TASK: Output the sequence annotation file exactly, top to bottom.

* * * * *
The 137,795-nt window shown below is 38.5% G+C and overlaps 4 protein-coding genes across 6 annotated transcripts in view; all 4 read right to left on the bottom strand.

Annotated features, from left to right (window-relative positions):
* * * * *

The 137,795-nt window shown below is 38.5% G+C and overlaps 4 protein-coding genes across 6 annotated transcripts in view; all 4 read right to left on the bottom strand.

Annotated features, from left to right (window-relative positions):